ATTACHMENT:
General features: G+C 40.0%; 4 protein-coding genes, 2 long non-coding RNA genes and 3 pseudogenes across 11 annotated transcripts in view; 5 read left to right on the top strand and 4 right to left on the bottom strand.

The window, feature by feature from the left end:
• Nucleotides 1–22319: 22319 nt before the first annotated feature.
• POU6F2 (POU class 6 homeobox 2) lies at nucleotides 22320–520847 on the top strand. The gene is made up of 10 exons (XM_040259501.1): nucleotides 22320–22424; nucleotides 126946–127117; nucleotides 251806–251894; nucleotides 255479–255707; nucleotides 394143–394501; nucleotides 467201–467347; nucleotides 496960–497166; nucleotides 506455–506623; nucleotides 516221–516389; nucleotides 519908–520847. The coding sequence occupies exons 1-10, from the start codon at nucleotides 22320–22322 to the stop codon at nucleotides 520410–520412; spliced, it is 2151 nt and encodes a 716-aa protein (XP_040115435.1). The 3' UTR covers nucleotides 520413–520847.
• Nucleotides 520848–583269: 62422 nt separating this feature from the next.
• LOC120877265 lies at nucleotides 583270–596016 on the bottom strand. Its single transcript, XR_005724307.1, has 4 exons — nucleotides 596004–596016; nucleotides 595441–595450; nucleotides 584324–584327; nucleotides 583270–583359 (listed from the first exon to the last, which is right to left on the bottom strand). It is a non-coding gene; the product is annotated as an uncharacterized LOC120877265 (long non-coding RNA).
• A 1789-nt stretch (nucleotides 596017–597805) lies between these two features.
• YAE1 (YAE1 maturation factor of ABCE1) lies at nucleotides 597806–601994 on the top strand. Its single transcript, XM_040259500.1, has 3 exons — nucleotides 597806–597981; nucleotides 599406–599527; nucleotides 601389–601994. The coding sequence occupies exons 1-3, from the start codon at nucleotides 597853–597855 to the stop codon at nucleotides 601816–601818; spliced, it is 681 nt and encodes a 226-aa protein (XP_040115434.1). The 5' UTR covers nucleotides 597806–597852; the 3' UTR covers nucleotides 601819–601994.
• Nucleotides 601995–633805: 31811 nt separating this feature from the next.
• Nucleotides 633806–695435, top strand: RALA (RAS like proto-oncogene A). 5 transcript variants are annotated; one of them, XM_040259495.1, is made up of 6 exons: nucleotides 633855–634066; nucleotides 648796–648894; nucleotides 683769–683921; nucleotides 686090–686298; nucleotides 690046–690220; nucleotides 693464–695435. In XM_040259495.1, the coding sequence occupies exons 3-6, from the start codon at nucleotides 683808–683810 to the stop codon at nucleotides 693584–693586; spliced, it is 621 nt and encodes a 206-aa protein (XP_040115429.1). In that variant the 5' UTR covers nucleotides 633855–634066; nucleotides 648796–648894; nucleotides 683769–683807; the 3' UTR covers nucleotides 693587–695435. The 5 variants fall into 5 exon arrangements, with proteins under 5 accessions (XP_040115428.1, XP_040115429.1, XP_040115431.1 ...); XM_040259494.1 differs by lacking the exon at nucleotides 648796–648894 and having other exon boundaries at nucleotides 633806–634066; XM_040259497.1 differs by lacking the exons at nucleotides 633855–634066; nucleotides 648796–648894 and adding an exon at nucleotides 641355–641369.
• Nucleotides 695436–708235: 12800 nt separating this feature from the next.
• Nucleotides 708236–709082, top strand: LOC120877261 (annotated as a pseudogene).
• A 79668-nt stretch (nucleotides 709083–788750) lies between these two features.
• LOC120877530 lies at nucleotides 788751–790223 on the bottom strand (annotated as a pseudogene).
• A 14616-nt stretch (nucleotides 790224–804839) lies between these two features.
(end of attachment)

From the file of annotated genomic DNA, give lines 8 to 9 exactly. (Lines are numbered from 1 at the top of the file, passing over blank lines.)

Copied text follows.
• YAE1 (YAE1 maturation factor of ABCE1) lies at nucleotides 597806–601994 on the top strand. Its single transcript, XM_040259500.1, has 3 exons — nucleotides 597806–597981; nucleotides 599406–599527; nucleotides 601389–601994. The coding sequence occupies exons 1-3, from the start codon at nucleotides 597853–597855 to the stop codon at nucleotides 601816–601818; spliced, it is 681 nt and encodes a 226-aa protein (XP_040115434.1). The 5' UTR covers nucleotides 597806–597852; the 3' UTR covers nucleotides 601819–601994.
• Nucleotides 601995–633805: 31811 nt separating this feature from the next.